Riverline, DL&W, Complete Streets project in Tonawandas & waterfront trails in Lackawanna, Buffalo & Hamburg
Five Western New York infrastructure projects totaling $20 million requested by Congressman Brian Higgins have crossed the first hurdle in securing federal transportation funding.
The House Transportation and Infrastructure Committee released the amendment text for the six-year surface transportation bill, which will be considered at that committee at a mark-up today. Included in the first draft of the bill is funding for the following projects supported by Higgins:
•The Riverline / $10.5 million: The Riverline project coverts a former rail corridor along the Buffalo River into a 1.5-mile multiuse urban greenway, connecting downtown Buffalo, neighborhoods and the Buffalo River.
•DL&W Station / $5 million: The DL&W Station project is a buildout of the historic DL&W train station in downtown Buffalo, which will improve public transportation, generate economic activity, development, and revitalize a prominent building adjacent to Canalside. The project includes replacement of NFTA Metro Rail track bed and expanded pedestrian access to the second floor of terminal and adjacent shoreline trail.
•Twin Cities Highway Complete Streets / $500,000: The Twin Cities Highway Complete Streets project will downgrade a grade-separated highway into a walkable street grid. The project will improve connectivity between the cities of Tonawanda and North Tonawanda, advance Complete Streets objectives, enhance streetscape around the historic Erie Canal, and make the surrounding area, which includes a kayak launch and bike path more pedestrian-friendly.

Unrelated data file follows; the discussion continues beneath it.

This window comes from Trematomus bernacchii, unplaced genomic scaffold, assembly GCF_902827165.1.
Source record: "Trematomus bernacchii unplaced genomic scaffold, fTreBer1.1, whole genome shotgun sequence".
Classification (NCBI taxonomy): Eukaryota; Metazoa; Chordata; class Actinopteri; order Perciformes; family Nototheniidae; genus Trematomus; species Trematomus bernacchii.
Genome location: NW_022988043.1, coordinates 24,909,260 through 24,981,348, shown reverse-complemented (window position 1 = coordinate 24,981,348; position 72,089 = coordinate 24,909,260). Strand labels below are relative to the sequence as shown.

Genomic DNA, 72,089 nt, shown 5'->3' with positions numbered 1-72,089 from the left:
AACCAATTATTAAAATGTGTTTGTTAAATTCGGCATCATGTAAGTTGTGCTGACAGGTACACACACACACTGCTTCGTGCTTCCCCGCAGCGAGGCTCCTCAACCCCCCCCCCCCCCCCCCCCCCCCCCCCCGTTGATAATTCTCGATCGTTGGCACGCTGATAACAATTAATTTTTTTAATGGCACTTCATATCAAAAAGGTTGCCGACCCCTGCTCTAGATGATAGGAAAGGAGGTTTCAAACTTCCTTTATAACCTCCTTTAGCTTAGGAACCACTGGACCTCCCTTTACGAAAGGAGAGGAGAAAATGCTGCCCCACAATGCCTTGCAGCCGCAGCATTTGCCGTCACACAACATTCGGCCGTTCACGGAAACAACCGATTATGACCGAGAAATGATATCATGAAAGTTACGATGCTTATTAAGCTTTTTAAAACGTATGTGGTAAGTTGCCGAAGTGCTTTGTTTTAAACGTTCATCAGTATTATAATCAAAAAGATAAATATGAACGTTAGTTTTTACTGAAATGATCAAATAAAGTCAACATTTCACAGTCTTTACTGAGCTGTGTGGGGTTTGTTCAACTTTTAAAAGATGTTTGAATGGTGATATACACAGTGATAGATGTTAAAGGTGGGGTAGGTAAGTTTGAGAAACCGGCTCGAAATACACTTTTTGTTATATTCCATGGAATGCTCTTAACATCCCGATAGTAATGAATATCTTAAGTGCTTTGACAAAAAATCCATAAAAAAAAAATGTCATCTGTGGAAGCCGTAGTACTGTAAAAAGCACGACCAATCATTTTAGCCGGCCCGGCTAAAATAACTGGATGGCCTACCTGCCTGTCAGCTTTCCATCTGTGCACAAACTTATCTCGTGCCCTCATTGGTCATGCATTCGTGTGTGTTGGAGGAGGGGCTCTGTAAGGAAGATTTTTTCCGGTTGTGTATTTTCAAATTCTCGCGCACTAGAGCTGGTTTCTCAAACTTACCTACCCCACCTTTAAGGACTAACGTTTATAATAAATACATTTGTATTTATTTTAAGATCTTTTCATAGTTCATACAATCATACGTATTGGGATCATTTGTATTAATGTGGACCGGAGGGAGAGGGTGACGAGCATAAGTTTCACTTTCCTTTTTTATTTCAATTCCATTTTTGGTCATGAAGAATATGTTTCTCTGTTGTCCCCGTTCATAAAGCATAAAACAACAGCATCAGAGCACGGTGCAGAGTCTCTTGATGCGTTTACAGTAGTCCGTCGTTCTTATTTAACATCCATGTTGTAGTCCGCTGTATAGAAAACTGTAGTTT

•Lackawanna & Hamburg Shoreline Trail / $2 million: The Shoreline Trail project will connect critical segments of existing multiuse trails and extend Western New York's trail network southward along Lake Erie to enhance bicycle and pedestrian options, adding community-friendly, recreational infrastructure in the former Bethlehem Steel industrial corridor.
•Buffalo Outer Harbor Multiuse Trails / $2 million: The Outer Harbor project will enhance a multiuse trail network on Buffalo’s revitalized waterfront, encourage access to Lake Erie and Buffalo Harbor State Park, improve passive recreation offerings, advance the Outer Harbor as a connector from the south of Buffalo to downtown Buffalo, and continue to establish this area as a destination for Western New Yorkers and visitors alike.
Higgins’ camp said that, while the highway bill is subject to change as it moves through the legislative process, inclusion of these projects in the legislative text is an important step toward securing funding for these projects in the final bill.